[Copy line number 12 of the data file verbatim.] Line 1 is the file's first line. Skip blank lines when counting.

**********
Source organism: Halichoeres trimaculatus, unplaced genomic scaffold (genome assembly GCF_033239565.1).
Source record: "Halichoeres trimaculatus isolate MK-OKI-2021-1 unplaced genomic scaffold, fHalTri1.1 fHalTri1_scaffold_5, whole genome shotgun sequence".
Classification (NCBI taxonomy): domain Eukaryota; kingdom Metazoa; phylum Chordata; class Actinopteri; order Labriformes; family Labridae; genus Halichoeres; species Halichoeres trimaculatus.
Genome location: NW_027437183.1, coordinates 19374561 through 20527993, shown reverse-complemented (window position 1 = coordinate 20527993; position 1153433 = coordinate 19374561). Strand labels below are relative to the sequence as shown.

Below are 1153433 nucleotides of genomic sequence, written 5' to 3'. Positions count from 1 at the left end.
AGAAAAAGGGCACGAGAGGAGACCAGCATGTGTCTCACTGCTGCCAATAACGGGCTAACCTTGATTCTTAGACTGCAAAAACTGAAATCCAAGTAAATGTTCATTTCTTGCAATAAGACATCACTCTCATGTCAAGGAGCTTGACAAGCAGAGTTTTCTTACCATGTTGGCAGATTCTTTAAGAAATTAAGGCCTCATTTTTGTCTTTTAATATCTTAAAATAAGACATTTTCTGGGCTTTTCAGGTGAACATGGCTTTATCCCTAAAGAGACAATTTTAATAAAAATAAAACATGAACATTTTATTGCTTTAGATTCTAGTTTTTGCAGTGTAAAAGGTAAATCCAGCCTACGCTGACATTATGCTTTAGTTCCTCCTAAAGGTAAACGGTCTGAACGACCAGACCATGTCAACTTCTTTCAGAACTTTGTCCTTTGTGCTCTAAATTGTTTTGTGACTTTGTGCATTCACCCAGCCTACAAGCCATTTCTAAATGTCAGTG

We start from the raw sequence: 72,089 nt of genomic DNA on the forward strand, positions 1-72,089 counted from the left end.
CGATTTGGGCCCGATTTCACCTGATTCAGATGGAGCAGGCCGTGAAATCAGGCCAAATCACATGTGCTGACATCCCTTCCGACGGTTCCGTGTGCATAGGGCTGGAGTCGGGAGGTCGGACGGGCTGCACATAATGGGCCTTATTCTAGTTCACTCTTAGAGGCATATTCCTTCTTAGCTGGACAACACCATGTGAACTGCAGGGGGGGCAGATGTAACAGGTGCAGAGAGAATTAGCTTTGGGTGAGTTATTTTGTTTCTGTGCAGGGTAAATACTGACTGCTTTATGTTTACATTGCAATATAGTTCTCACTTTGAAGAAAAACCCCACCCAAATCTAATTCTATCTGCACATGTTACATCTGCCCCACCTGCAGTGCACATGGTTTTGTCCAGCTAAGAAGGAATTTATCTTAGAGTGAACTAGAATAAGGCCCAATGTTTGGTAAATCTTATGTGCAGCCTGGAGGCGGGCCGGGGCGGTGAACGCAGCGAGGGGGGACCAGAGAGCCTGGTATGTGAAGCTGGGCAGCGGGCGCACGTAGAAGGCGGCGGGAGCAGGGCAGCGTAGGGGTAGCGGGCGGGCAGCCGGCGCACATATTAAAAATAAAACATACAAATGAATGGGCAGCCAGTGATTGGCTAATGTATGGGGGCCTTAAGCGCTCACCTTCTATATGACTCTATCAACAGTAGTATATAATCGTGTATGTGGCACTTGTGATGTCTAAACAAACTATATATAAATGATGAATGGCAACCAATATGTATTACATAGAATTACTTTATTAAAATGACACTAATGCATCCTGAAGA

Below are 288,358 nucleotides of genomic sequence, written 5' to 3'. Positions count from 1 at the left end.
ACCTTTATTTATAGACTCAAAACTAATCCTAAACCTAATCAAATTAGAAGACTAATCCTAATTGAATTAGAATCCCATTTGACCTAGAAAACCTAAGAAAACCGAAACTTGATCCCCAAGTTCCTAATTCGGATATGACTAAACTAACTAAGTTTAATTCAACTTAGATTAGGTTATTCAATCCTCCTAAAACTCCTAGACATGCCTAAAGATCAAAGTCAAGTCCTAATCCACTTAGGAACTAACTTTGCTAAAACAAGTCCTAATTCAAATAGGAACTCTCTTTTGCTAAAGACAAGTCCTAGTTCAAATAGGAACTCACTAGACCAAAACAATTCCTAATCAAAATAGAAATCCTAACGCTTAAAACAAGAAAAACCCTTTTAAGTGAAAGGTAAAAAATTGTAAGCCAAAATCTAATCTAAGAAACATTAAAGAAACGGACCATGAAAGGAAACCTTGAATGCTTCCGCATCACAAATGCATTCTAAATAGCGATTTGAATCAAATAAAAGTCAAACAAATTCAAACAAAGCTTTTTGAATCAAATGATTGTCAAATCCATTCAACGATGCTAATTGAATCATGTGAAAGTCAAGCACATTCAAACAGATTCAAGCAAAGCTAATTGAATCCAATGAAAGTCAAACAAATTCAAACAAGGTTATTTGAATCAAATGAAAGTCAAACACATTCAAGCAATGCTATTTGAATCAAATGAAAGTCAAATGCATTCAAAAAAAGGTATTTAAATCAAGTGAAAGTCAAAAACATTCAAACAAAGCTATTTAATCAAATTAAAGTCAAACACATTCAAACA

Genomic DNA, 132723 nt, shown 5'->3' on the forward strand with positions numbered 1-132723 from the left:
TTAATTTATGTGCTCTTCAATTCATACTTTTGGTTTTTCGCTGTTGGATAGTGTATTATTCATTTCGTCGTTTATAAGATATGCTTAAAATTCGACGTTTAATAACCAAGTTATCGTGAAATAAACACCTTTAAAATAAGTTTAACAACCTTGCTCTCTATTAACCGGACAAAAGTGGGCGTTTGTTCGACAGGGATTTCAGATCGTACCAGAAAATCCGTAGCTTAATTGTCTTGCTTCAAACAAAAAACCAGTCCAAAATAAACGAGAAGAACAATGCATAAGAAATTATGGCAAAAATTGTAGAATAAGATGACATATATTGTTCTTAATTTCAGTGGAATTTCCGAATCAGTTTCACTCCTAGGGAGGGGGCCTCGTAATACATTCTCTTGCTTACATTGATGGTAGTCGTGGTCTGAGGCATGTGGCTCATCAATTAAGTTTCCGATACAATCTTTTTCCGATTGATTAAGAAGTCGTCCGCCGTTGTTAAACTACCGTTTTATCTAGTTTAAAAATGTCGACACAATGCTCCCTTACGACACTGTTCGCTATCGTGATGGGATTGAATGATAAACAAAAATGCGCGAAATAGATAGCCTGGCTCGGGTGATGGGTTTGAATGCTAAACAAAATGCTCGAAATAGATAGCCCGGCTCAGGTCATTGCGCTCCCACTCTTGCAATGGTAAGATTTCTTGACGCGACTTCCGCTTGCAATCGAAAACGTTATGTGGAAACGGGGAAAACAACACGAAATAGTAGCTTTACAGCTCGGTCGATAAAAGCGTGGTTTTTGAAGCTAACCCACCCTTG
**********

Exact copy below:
TTAATTTATGTGCTCTTCAATTCATACTTTTGGTTTTTCGCTGTTGGATAGTGTATTATTCATTTCGTCGTTTATAAGATATGCTTAAAATTCGACGTTTAATAACCAAGTTATCGTGAAATAAACACCTTTAAAATAAGTTTAACAACCTTGCTCTCTATTAACCGGACAAAAGTGGGCGTTTGTTCGACAGGGATTTCAGATCGTACCAGAAAATCCGTAGCTTAATTGTCTTGCTTCAAACAAAAAACCAGTCCAAAATAAACGAGAAGAACAATGCATAAGAAATTATGGCAAAAATTGTAGAATAAGATGACATATATTGTTCTTAATTTCAGTGGAATTTCCGAATCAGTTTCACTCCTAGGGAGGGGGCCTCGTAATACATTCTCTTGCTTACATTGATGGTAGTCGTGGTCTGAGGCATGTGGCTCATCAATTAAGTTTCCGATACAATCTTTTTCCGATTGATTAAGAAGTCGTCCGCCGTTGTTAAACTACCGTTTTATCTAGTTTAAAAATGTCGACACAATGCTCCCTTACGACACTGTTCGCTATCGTGATGGGATTGAATGATAAACAAAAATGCGCGAAATAGATAGCCTGGCTCGGGTGATGGGTTTGAATGCTAAACAAAATGCTCGAAATAGATAGCCCGGCTCAGGTCATTGCGCTCCCACTCTTGCAATGGTAAGATTTCTTGACGCGACTTCCGCTTGCAATCGAAAACGTTATGTGGAAACGGGGAAAACAACACGAAATAGTAGCTTTACAGCTCGGTCGATAAAAGCGTGGTTTTTGAAGCTAACCCACCCTTG